Taken in a single breath group, "The boy being small" would normally be parsed as meaning "The fact that the boy is small", so it does not make sense in this case. (Some people insist on "The boy's being small" for this use).
So it would have to be read as though the participal phrase was a separate breath group: "The boy, being small, is the fastest" - careful writers would write the commas, to reflect the pause in speech before and after "being small".
However, as mattdm says, this means "The boy, who is small, is the fastest", which is not the same as "The boy who is small is the fastest".
The first, with the relative clause in a separate breath group (represented by the commas) has a non-restrictive or commenting relative clause - it is making an incidental observation about the boy, who must be identified in some other way. Without the pause "The boy who is small is the fastest" has a restrictive or defining, or identifying relative clause: it is identifying the boy by his smallness.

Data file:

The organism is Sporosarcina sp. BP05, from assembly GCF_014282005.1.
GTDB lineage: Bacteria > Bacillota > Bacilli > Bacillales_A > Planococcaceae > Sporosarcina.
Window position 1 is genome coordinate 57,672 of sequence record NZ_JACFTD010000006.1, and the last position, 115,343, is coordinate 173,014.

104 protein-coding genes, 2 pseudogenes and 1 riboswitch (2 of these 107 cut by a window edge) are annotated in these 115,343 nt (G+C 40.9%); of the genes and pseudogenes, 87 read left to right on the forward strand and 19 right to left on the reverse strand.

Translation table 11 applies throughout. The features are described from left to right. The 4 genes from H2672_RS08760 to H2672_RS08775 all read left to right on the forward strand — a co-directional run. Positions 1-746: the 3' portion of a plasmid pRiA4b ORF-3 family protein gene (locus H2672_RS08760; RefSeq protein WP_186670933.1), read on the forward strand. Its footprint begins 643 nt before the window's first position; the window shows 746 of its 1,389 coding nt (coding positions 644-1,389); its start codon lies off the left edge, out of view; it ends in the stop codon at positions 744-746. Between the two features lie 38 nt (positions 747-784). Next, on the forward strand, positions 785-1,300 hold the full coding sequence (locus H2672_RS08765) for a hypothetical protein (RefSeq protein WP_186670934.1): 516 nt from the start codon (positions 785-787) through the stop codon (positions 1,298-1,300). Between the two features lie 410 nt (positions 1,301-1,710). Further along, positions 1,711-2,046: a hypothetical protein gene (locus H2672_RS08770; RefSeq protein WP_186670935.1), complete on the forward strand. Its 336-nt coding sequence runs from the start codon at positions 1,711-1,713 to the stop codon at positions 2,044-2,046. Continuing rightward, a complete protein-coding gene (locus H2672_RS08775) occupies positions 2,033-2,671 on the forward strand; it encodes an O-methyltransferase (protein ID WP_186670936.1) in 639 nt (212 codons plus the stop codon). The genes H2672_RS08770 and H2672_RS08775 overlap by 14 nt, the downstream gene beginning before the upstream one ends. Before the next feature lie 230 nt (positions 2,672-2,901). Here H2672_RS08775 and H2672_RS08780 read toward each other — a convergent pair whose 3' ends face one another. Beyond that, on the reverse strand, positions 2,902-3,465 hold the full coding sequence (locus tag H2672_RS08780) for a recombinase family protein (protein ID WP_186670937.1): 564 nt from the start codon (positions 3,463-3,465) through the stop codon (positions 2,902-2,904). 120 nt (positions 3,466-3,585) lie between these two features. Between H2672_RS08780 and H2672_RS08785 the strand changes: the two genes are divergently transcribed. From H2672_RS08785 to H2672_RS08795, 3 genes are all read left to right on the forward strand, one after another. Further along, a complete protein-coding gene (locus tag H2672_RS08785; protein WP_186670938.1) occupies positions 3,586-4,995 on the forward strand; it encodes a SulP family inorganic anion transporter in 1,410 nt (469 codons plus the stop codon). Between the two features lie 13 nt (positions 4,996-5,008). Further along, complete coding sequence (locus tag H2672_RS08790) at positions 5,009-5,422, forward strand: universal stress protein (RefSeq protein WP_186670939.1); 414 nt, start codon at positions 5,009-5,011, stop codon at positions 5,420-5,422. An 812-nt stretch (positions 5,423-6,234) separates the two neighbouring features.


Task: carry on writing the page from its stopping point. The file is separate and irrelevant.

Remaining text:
In summary: a relative clause can be restrictive or non-restrictive, the latter as a separate breath group. A participial phrase like "being small" may replace a non-restrictive relative clause, but not a restrictive one.